Well, if you’ve not checked out the HOLE-BY-HOLE FLYOVER at the Official Masters website, you’re missing out on an education in golf course topography. The embedded link I provided showcases the official start of Augusta National’s Amen Corner. The long, difficult 505-yard par4 11th, known as White Dogwood, is probably my personal favorite and provides a great example of just how demanding many of the tee shots are at Augusta National. There might not be a lot of thick US Open rough protecting the fairways, but there are slews of tall Georgia Pines standing ready to defend. Hitting the fairway is obviously the first challenge on this hole, but White Dogwood administers a 2-part test, with the overall grade being weighed most heavily on the approach into the green. Take note of just how contoured the fairway is as you get closer to the green, particularly a mere 25 yards from the front apron, as the mounds and slopes dare a player to attempt a run-up recovery shot from a potential pine straw lie from long range. Ben Hogan said of the par4 11th, “If my approach ever hits that green, it’s because I pulled it left.” It’s just one of 18 splendid holes on what is arguably the most demanding 2nd-shot golf course in the entire world.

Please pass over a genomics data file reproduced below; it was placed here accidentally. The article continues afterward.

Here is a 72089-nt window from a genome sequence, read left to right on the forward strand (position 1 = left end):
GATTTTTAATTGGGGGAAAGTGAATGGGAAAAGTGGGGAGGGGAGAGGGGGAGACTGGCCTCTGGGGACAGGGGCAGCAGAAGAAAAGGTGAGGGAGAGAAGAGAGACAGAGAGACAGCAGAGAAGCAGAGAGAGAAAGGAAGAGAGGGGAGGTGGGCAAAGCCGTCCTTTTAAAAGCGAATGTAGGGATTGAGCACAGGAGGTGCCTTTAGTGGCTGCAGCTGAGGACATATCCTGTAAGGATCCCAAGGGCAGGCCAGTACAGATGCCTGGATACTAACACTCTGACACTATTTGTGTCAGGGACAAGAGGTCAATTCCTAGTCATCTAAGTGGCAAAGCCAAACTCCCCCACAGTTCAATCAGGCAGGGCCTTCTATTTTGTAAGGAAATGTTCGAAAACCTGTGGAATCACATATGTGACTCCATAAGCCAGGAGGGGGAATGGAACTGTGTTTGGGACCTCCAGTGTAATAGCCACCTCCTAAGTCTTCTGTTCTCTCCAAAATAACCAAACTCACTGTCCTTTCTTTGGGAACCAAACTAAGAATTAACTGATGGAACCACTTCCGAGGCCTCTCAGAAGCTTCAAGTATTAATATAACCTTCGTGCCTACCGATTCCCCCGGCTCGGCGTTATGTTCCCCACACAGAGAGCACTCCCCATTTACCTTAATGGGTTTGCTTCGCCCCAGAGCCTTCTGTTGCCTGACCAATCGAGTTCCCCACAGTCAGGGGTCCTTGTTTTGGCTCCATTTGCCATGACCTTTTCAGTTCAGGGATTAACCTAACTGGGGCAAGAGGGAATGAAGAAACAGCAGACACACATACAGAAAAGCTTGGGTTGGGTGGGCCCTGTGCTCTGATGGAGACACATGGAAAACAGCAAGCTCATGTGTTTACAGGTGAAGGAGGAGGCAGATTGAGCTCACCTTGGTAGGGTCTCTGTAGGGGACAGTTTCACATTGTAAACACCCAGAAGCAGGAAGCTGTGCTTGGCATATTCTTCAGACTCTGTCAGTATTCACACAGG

Furthermore, checking out all of the holes via the flyover will reveal two things that are seldom captured in their true essence by a television camera lens during the telecast: the elevation changes from both the tees and greens, and the undulating fairways. The players this week will face a litany of challenging lies, most of them coming from the fairway itself. Given the notoriously challenging nature of Augusta National’s greens, how the players execute those uneven lies from the fairways this week will differentiate those who have good looks at birdies from those merely trying to 2-putt for par.
Checkout the flyover, it’s awesome.
PS – anyone know if the footage from the flyovers are actual footage, or are they virtual – i.e. computerized graphics? I honestly can’t tell.